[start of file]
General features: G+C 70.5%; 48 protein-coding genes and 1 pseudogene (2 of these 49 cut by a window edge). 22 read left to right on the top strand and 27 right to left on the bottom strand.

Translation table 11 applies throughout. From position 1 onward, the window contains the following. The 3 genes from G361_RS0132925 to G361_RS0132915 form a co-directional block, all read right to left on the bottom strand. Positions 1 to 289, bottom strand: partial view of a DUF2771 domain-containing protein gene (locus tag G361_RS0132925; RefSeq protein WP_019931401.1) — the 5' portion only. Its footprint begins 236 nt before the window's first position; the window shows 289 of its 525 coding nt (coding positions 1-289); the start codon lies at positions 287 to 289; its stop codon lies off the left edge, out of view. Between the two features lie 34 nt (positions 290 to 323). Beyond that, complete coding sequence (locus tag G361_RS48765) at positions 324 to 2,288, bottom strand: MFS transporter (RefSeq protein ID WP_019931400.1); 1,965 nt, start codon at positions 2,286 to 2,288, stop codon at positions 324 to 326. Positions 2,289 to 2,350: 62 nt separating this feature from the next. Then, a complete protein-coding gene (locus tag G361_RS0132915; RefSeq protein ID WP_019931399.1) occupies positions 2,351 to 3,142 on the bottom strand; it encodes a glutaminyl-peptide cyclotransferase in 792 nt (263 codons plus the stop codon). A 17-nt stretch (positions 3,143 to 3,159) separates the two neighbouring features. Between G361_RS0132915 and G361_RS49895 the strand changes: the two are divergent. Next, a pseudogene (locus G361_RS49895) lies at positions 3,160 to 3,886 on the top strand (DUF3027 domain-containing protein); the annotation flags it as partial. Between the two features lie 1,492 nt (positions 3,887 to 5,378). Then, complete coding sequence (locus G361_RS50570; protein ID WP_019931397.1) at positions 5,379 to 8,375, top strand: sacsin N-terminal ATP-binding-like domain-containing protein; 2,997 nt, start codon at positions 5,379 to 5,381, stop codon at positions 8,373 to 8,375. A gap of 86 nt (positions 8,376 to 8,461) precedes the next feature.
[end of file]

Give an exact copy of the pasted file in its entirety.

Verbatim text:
General features: G+C 70.5%; 48 protein-coding genes and 1 pseudogene (2 of these 49 cut by a window edge). 22 read left to right on the top strand and 27 right to left on the bottom strand.

Translation table 11 applies throughout. From position 1 onward, the window contains the following. The 3 genes from G361_RS0132925 to G361_RS0132915 form a co-directional block, all read right to left on the bottom strand. Positions 1 to 289, bottom strand: partial view of a DUF2771 domain-containing protein gene (locus tag G361_RS0132925; RefSeq protein WP_019931401.1) — the 5' portion only. Its footprint begins 236 nt before the window's first position; the window shows 289 of its 525 coding nt (coding positions 1-289); the start codon lies at positions 287 to 289; its stop codon lies off the left edge, out of view. Between the two features lie 34 nt (positions 290 to 323). Beyond that, complete coding sequence (locus tag G361_RS48765) at positions 324 to 2,288, bottom strand: MFS transporter (RefSeq protein ID WP_019931400.1); 1,965 nt, start codon at positions 2,286 to 2,288, stop codon at positions 324 to 326. Positions 2,289 to 2,350: 62 nt separating this feature from the next. Then, a complete protein-coding gene (locus tag G361_RS0132915; RefSeq protein ID WP_019931399.1) occupies positions 2,351 to 3,142 on the bottom strand; it encodes a glutaminyl-peptide cyclotransferase in 792 nt (263 codons plus the stop codon). A 17-nt stretch (positions 3,143 to 3,159) separates the two neighbouring features. Between G361_RS0132915 and G361_RS49895 the strand changes: the two are divergent. Next, a pseudogene (locus G361_RS49895) lies at positions 3,160 to 3,886 on the top strand (DUF3027 domain-containing protein); the annotation flags it as partial. Between the two features lie 1,492 nt (positions 3,887 to 5,378). Then, complete coding sequence (locus G361_RS50570; protein ID WP_019931397.1) at positions 5,379 to 8,375, top strand: sacsin N-terminal ATP-binding-like domain-containing protein; 2,997 nt, start codon at positions 5,379 to 5,381, stop codon at positions 8,373 to 8,375. A gap of 86 nt (positions 8,376 to 8,461) precedes the next feature.